Missile Defense Fails Test; System Remains Grounded

Wade Boese

A long-range ballistic missile interceptor failed to get off the ground in a December test. So did President George W. Bush’s plans to declare the initial elements of a U.S. anti-missile system operational by the end of last year.

Bush stated Dec. 17, 2002 that the United States would have a limited missile defense system ready for action in 2004. The president’s announcement came only six days after the system failed an experiment, dropping its testing record to five successes in eight attempts to destroy a warhead target under scripted and unrealistic conditions.

The Pentagon responded to the president’s declaration by pouring its energy into fielding elements of the system and did not conduct another test of the system against a missile in flight until Dec. 15, 2004.

Yet, in this most recent test, the system failed again. Seconds before the system’s interceptor was to soar into space toward a mock warhead, it “automatically shut down due to an unknown anomaly,” according to a statement issued by the Pentagon’s Missile Defense Agency (MDA). The interceptor never left its silo. The target, which was launched from Kodiak Island, Alaska, splashed into the Pacific Ocean.

In an interview with Arms Control Today, MDA spokesman Rick Lehner said investigators had yet to pinpoint a reason for the malfunction.

The most recent test was supposed to be the first flight test of the missile interceptor model that the Pentagon has already deployed—currently six in Alaska and one in California—to serve as the centerpiece of Bush’s planned defense. A slower interceptor comprised of substitute and prototype components was employed in the system’s earlier intercept tests.

Although the latest experiment was not characterized as an official intercept attempt, MDA held out the possibility that the new interceptor might strike its target. The interceptor employs a kinetic warhead that zeros in on the target using onboard infrared sensors and then destroys it through a high-speed collision.

Administration officials downplayed the test failure. Assistant Secretary of State for Arms Control Stephen Rademaker told a Washington audience two days afterward that missile defense “is proving itself, notwithstanding the predictable setbacks from time to time.” MDA Director Lieutenant General Henry Obering deemed the aborted launch a “minor glitch.”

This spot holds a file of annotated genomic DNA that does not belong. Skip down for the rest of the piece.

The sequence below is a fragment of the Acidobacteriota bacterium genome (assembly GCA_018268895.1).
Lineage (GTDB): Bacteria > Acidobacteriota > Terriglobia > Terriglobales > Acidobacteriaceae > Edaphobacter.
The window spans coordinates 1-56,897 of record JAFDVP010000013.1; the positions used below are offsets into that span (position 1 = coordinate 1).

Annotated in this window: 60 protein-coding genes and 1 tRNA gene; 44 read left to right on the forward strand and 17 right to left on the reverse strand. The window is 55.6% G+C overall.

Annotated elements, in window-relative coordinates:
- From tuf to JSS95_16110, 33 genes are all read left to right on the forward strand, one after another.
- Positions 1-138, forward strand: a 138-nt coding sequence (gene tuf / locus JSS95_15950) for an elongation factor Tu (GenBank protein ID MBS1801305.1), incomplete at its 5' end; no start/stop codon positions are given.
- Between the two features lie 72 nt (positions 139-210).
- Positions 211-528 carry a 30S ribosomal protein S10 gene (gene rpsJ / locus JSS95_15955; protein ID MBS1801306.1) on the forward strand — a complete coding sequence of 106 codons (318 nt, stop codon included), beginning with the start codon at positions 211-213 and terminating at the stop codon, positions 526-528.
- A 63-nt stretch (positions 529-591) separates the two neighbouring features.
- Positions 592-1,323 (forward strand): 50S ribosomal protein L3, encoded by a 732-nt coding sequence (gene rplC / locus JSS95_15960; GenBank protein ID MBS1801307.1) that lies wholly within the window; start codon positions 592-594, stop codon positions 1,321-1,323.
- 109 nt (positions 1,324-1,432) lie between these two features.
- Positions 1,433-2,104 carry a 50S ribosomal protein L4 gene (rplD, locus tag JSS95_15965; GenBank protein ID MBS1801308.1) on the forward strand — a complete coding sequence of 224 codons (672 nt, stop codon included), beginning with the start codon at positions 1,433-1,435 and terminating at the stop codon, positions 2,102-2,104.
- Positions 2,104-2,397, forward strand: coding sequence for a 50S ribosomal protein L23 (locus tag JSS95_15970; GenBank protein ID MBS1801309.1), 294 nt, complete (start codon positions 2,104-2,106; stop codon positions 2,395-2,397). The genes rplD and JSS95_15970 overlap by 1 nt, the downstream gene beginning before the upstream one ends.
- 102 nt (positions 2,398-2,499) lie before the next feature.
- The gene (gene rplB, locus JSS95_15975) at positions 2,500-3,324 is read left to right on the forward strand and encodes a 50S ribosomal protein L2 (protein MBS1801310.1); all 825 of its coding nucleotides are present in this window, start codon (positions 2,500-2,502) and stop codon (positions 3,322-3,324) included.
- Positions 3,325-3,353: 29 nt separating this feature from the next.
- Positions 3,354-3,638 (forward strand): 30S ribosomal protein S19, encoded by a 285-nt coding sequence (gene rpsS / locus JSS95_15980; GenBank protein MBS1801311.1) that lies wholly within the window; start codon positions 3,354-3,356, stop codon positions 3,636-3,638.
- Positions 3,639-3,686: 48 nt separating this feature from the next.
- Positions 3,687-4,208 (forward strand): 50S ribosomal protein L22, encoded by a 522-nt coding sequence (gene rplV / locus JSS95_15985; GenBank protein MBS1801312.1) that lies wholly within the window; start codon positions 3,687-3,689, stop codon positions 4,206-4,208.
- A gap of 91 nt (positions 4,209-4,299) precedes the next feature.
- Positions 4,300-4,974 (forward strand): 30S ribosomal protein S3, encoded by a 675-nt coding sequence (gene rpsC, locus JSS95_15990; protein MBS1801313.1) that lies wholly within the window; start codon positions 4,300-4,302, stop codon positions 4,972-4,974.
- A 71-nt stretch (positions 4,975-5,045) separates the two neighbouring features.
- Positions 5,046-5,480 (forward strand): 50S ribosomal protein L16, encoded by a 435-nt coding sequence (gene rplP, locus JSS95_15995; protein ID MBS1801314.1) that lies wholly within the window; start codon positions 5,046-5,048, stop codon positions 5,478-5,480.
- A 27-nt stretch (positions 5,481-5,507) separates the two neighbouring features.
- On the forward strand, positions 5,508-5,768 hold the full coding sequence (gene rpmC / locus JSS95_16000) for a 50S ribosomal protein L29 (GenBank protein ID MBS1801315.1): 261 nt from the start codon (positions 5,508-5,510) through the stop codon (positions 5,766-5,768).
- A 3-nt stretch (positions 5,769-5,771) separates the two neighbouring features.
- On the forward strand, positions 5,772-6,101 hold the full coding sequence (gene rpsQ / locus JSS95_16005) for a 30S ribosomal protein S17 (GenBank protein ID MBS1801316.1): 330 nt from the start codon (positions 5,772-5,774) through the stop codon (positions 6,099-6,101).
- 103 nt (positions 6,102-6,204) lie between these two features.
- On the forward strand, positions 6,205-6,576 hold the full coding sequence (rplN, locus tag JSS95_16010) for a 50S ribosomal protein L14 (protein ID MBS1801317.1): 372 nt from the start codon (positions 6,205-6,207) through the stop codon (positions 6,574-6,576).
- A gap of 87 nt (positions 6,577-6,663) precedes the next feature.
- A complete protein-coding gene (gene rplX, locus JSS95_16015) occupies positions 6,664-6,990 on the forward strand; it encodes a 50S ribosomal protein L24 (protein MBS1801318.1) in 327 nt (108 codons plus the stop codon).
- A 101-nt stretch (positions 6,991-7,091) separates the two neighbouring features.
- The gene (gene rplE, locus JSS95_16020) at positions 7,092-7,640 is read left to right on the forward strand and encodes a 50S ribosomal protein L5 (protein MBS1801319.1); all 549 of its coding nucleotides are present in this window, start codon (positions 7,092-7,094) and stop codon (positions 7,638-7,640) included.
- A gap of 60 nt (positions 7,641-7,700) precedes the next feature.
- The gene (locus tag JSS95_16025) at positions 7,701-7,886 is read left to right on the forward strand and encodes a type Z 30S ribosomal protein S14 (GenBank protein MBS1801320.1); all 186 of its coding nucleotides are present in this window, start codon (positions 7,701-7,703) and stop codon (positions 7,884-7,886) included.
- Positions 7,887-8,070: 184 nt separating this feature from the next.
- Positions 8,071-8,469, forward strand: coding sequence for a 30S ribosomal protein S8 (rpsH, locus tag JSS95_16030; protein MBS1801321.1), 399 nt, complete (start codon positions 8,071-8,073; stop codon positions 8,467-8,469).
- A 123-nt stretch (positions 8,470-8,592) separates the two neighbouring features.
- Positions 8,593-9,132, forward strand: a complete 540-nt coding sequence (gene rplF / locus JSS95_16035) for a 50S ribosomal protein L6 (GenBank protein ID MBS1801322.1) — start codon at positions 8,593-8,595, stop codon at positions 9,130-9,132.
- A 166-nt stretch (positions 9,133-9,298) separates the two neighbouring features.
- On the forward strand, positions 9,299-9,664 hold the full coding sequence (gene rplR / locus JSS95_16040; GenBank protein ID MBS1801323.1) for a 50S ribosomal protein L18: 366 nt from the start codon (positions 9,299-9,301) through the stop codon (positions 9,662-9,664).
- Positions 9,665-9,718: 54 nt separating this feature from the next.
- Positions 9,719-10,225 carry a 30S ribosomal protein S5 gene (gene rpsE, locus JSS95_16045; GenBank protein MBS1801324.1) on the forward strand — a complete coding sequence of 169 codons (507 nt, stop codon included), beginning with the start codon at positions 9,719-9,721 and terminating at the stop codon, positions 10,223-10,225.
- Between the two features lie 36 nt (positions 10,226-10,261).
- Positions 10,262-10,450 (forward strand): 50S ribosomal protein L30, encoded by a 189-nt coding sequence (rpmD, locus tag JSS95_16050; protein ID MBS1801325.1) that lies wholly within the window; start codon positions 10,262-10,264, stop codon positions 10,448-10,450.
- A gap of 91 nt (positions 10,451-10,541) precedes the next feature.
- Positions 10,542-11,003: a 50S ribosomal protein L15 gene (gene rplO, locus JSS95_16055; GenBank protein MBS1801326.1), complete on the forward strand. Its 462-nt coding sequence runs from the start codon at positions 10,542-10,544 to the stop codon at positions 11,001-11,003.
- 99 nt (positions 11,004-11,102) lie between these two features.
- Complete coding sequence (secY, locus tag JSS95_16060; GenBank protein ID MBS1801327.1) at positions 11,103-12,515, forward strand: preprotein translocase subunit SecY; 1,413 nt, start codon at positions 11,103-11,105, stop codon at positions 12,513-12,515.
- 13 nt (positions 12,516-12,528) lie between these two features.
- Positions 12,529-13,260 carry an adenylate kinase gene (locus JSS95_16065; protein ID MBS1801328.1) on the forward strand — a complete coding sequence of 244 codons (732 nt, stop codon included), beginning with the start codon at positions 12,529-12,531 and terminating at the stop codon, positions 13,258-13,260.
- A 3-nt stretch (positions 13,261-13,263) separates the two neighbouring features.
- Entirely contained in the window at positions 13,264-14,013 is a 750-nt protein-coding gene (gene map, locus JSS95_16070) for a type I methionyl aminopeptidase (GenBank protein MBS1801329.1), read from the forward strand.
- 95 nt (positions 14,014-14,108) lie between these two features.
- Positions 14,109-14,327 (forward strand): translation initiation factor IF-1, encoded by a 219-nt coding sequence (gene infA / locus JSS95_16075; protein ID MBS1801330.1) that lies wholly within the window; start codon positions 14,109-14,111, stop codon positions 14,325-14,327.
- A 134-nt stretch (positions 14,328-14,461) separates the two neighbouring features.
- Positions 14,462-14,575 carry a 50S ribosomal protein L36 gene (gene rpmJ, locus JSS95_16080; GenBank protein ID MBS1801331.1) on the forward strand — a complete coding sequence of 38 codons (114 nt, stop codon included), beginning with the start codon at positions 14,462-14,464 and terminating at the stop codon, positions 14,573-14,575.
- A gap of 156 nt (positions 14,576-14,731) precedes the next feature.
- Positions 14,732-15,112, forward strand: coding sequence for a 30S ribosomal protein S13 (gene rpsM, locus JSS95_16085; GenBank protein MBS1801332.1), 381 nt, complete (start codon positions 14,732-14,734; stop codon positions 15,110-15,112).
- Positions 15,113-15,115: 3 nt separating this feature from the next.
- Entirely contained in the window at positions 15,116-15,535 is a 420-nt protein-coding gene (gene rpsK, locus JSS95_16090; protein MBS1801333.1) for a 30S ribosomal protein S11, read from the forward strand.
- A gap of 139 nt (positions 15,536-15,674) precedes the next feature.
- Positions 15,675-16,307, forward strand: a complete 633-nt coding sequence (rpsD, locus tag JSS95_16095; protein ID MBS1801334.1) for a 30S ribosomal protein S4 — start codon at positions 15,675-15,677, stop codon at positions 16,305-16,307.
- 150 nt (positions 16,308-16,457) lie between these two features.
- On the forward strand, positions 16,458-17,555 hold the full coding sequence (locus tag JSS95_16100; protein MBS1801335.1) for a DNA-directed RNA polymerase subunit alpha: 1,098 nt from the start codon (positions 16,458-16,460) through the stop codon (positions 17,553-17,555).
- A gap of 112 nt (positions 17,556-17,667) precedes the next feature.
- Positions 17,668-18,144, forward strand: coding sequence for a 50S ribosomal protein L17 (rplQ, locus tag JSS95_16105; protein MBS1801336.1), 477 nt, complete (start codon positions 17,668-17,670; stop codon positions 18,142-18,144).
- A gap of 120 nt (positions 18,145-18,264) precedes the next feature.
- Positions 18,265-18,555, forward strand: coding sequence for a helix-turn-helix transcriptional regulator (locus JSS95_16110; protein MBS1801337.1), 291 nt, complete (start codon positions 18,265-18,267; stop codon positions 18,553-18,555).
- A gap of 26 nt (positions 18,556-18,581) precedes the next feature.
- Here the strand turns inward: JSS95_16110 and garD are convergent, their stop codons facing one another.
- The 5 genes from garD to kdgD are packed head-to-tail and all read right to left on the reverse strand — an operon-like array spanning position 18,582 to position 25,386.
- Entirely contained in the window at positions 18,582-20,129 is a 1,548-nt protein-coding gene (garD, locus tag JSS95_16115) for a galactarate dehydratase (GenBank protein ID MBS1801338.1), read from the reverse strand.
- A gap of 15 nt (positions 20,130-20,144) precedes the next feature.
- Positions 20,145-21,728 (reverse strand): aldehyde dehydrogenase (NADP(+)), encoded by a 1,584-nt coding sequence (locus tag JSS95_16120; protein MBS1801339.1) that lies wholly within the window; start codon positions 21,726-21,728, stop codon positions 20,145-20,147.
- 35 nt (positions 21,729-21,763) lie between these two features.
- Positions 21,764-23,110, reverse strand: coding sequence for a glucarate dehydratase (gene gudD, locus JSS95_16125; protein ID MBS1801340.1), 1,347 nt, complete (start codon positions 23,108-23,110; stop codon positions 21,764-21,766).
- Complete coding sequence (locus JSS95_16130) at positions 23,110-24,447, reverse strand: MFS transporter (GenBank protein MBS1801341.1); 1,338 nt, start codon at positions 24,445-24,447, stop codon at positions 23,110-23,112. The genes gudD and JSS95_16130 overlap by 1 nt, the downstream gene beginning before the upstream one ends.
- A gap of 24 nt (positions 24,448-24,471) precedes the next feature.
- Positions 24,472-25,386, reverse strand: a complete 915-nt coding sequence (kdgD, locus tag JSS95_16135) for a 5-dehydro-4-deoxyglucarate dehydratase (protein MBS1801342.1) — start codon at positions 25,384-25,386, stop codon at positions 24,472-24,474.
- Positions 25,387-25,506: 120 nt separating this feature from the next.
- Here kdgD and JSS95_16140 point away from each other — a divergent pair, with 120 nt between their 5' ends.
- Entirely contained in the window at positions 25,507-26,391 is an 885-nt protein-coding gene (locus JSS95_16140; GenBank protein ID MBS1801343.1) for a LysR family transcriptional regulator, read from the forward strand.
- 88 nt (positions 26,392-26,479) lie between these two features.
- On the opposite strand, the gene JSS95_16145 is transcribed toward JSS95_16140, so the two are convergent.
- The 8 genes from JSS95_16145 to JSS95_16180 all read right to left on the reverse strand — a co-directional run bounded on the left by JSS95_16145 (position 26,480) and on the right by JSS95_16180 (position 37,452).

Lehner said the test does not yet dispel any confidence in the interceptors already emplaced in silos because the mishap might have resulted from a problem in equipment unique to the test interceptor.

“One of the main purposes of testing is to learn about any problems that could affect operational assets and fix them,” said Michael Kucharek, a spokesperson for Northern Command, which is charged with defending North America. In a statement to Arms Control Today, Kucharek added, “if it is found that the anomaly could affect deployed interceptors, they will be fixed.”

Whether the failure had any impact on the lack of an announcement putting the deployed interceptors and the entire system on alert as previously envisioned by the president remains unclear. Prior to the last test, Pentagon officials said the status of the system did not hinge on the outcome of any specific experiment.

Signs that the president’s end-of-year goal would remain unfulfilled were already evident before the interceptor failed to fire. Late last year, MDA changed language in its press releases from “later this year” to “in the near future” referring to when the system would be operational.

Moreover, various military commands that are expected to have a hand in operating the system avoided making predictions on when they would complete a system “shakedown”—a process to assess the system’s capabilities and delineate rules of engagement and command and control procedures. (See ACT, December 2004.) This “shakedown” is still underway, and its completion is seen as a prerequisite for the system being declared operational.

Nonetheless, Secretary of Defense Donald Rumsfeld maintained public optimism about the system. Describing the system as being “well along,” he said Dec. 22, “at some point soon it will have a modest capability.”

Strategic Command spokesman Major William Ashworth told Arms Control Today Dec. 6 that regardless of the system’s official status it provides some protection. “Inherent in this development/testing effort is a limited defensive capability against a limited long-range missile attack against any of our 50 states,” he stated. Strategic Command is responsible for coordinating and integrating all missile defense operations.

The next test is set for March or April, but that date could be affected by the outcome of investigations into the last test flop or could slip for other reasons. Originally scheduled for early 2004, the December experiment was postponed several times for various reasons, including most recently three separate instances of bad weather and once for a test-range safety equipment problem.

The impact of the December test on longer-term missile defense plans could be negligible. The Boeing Corp. already has a contract to emplace 10 more interceptors in Alaska in 2005, and two days prior to the last test, MDA awarded the company a $928 million contract to put another 10 interceptors there starting in 2006.